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Reassuring Users by Meeting Expectations

By: Ciaran Levingston
Date: September, 2012
File under: Articles

In some recent projects we got some interesting feedback that was yet another reminder to us of the importance of meeting the user’s expectations (in this case, when implementing registration and checkout forms). Meeting the user’s expectations is nothing new in usability but we noted some interesting reasoning and emotions behind negative feedback that related to the way that the processes worked.  On the surface participants commented that the interface didn’t behave in the way that they expected or had experienced on other websites, but was clear that the interactions caused the type of negative feelings that can impact satisfaction overall.

Upfront registration

We tested a website that required the user to register before adding products to a shopping cart which caused some frustration. They commented that registration before completing the shopping experience was more hassle and felt like unnecessary work when compared to registering after they had finished shopping on the website. The registration form was succinct and worked reasonably well, however, the fact that it came before the user had finished shopping made it feel like more work than doing the same registration at the checkout.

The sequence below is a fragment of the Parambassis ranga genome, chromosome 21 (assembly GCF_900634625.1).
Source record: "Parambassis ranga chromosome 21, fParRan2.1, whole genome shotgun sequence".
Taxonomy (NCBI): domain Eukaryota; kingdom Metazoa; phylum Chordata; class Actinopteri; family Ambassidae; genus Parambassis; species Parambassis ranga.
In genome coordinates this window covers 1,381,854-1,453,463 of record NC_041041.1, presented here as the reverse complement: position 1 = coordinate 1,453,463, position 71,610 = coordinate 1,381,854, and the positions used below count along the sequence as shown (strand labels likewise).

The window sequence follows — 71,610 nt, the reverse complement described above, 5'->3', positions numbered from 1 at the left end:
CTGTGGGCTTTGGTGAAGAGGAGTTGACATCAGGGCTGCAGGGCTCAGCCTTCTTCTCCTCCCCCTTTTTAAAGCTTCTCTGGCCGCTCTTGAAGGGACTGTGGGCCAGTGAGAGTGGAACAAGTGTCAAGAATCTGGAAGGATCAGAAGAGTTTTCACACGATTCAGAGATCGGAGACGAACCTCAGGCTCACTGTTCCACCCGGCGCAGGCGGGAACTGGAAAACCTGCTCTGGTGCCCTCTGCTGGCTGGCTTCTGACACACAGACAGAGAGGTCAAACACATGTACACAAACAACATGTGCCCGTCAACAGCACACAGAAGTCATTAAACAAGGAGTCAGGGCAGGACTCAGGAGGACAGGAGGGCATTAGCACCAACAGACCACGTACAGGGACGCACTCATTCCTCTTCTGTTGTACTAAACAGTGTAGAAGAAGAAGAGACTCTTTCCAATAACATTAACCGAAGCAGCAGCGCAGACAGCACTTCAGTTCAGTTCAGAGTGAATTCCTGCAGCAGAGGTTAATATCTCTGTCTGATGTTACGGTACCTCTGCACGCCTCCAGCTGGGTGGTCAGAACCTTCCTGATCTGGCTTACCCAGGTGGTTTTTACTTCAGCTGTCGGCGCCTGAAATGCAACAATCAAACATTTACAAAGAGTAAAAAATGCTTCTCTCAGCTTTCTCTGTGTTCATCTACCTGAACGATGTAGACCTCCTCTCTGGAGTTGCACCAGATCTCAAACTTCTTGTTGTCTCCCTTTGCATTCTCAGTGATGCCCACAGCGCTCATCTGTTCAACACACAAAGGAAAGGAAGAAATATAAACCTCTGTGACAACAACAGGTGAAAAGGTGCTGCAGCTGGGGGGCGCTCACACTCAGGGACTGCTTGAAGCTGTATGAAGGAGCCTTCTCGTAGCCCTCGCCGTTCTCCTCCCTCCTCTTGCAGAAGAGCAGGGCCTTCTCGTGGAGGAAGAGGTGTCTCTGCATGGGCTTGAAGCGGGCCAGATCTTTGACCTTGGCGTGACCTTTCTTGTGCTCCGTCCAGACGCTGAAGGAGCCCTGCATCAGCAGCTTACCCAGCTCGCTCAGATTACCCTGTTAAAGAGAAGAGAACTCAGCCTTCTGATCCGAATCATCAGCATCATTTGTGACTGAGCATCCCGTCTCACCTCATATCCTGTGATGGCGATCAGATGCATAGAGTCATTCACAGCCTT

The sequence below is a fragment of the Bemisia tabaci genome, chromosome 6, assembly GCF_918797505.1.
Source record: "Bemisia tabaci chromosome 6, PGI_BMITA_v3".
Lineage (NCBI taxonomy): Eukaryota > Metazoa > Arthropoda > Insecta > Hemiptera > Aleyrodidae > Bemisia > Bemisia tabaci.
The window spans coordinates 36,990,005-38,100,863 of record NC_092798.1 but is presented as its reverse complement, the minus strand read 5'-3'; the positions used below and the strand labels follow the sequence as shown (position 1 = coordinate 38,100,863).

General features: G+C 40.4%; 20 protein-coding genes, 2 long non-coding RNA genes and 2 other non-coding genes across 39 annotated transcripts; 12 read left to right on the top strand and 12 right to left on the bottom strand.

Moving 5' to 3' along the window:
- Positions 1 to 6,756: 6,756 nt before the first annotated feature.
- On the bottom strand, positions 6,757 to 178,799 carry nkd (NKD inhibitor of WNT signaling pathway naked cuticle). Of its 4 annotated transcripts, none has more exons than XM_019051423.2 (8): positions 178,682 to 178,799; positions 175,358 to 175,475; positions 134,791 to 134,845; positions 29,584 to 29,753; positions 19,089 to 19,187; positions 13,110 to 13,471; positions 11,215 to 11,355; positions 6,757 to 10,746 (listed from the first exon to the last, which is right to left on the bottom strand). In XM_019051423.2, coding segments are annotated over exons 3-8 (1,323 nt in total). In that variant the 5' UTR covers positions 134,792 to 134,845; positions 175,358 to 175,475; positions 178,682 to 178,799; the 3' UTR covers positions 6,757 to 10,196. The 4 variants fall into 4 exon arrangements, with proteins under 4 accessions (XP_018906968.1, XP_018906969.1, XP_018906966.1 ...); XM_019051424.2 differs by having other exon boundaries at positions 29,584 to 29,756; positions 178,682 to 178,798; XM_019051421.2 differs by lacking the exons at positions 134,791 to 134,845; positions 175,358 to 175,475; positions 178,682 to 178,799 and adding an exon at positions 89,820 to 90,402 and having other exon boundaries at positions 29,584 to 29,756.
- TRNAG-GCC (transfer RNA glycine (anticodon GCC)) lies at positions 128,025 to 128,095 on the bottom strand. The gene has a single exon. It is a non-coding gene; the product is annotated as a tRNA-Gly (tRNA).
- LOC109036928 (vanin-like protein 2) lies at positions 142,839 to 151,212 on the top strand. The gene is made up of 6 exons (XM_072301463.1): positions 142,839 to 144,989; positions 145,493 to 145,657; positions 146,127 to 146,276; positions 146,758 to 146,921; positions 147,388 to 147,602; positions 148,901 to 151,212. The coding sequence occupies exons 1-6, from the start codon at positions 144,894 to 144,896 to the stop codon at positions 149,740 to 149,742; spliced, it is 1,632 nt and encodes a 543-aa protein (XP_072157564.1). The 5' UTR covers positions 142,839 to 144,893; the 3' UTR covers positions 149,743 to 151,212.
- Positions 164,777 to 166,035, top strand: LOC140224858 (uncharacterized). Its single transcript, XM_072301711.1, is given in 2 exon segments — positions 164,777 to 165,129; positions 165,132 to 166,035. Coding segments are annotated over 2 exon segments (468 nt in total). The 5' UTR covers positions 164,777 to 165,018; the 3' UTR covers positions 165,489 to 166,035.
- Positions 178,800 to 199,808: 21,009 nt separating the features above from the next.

Not requiring traditional contact information when a transaction is performed made participants nervous.
We tested a transactional process that only required an email address as contact information when signing up for a two year contract. This made some participants nervous that the provider would not be able to contact them in the course of what was they perceived to be an extended contract. It was interesting that these participants supplied additional contact information even though it was not required and were comforted somewhat in doing so.

The end point of an online transaction is the receipt

Similar to a face-to-face transaction, there was a very clear expectation that the user would be provided with something to take away from the process where a transaction or commitment to a contract takes place online. This is the user’s receipt for the payment or agreement to sign-up to the contract and where it wasn’t provided, participants felt a little unsure what had happened and commented that they would have nothing to refer to at a later date.

We know that not meeting the user’s expectations often causes problems but it was interesting to note how subtle changes to the user’s expected workflow can cause anxiety.

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